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A gentleman at the club I fly with here in Cleveland recently did an article on ejection charges that function the same as BP and e-matches without either. What he got was Quest Q2G2's and a BP substitute called HODGDON Triple Seven FFFg. I'm not really sure what it is, but I do plan to ask him next time I get out to a launch. He claims that you can use it as a straight BP substitute without any of the issues you get with Pyrodex.

If you want to see the article, it's called "Look mom! No E-matches!" The MTMA Flyer it is in can be found here: http://www.mtmarocketry.org/files/MTMA Flyer 2009 2.6.pdf
Aviator

That's an excellent article but the author fails to note that the reason why he can use Triple Seven(R) with his recovery package without modification is that he has ejection charge wells built into his bulkheads to provide confinement for his ejection charges. This setup works equally well with Pyrodex(R).

Both Pyrodex(R) http://www.hodgdon.com/pyrodex.html and Triple Seven(R) http://www.hodgdon.com/tripleseven.html are BP substitutes made by Hodgdon for muzzle loaders. The smaller grain FFFg grade is what you need for ejection charges. BP substitute ejection charges burn slower thanb BP so they must be loaded into a container that allows the pressure to build up for a fraction of a milliseconds before it releases or you will not get the pressure burst require to push your recovery gear out of the rocket.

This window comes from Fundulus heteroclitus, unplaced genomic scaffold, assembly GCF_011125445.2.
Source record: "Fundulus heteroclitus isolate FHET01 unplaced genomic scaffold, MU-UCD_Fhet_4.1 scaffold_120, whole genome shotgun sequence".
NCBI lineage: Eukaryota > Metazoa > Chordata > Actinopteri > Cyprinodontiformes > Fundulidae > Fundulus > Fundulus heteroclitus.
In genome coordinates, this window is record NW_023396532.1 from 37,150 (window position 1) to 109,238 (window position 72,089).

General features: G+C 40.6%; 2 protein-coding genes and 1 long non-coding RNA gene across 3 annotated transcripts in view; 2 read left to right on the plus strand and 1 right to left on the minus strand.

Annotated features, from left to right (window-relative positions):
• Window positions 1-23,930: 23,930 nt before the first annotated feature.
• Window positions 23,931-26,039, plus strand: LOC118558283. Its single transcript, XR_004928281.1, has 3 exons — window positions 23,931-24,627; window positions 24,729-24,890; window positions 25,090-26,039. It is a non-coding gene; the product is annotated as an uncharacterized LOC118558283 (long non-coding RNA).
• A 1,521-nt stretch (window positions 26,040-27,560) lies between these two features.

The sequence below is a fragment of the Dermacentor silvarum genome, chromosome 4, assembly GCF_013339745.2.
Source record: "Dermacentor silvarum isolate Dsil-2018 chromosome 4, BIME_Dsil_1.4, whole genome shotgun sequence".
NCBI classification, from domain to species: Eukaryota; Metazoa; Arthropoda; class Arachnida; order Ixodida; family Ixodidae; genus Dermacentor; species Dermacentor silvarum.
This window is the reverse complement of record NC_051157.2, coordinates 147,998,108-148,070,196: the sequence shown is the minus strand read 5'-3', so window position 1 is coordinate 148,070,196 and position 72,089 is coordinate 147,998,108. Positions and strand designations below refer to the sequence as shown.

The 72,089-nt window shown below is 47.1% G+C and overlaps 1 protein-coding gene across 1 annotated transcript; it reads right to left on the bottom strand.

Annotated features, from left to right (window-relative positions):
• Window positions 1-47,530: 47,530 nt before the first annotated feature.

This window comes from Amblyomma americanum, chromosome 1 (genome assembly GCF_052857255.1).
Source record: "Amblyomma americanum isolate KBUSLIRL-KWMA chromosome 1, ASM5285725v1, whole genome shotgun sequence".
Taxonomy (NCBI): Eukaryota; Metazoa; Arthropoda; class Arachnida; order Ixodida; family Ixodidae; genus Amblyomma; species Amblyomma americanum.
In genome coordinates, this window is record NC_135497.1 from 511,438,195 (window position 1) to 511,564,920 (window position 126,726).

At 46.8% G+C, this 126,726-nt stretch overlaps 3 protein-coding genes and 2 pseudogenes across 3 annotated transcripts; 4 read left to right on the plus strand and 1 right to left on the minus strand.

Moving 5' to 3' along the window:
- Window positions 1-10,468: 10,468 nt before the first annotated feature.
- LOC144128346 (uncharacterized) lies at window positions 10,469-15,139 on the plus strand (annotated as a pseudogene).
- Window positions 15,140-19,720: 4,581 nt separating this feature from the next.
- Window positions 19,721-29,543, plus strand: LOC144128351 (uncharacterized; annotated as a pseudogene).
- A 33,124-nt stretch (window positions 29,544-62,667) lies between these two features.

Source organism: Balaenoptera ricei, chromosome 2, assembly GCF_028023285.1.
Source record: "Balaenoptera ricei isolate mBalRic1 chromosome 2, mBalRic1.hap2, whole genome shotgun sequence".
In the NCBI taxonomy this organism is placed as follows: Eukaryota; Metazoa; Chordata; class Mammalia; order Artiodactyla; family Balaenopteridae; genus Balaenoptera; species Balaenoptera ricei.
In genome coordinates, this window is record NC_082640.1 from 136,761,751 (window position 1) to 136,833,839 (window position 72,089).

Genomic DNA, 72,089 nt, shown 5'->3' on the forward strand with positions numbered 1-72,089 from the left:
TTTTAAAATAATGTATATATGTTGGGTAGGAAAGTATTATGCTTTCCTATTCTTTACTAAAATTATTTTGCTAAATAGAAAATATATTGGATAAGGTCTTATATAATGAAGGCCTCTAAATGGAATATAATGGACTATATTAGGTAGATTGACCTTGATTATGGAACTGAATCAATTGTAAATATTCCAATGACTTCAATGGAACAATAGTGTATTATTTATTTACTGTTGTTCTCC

Black Powder contains Potassium Nitrate, Charcoal and Sulfur. The sulfur makes BP very easy to ignite, but make the residue corrosive because sulfuric acid is produced when sulfur burns. Because of it's low ignition threshold (which makes it quite hazardous, and supposedly raises the insurance rates of retailers that stock it), and the availability of less sensitive BP substitutes for muzzle loaders, BP is getting harder to find in many locations.

Pyrodex(R) is a BP substitute that is more energetic than BP, and it is less sensitive than BP so it is somewhat safer to handle. Pyrodex(R) was designed to be a direct 1:1 replacement for BP on a volume basis for muzzle loaders who use powder scoops to measure their charges. Pyrodex(R) contains Potassium Nitrate, Charcoal and Sulfur like BP but also has Potassium Perchlorate which is a stronger oxidizer. There is less Sulfur in Pyrodex(R) than BP so it is not as easy to ignite, and it burns slower Than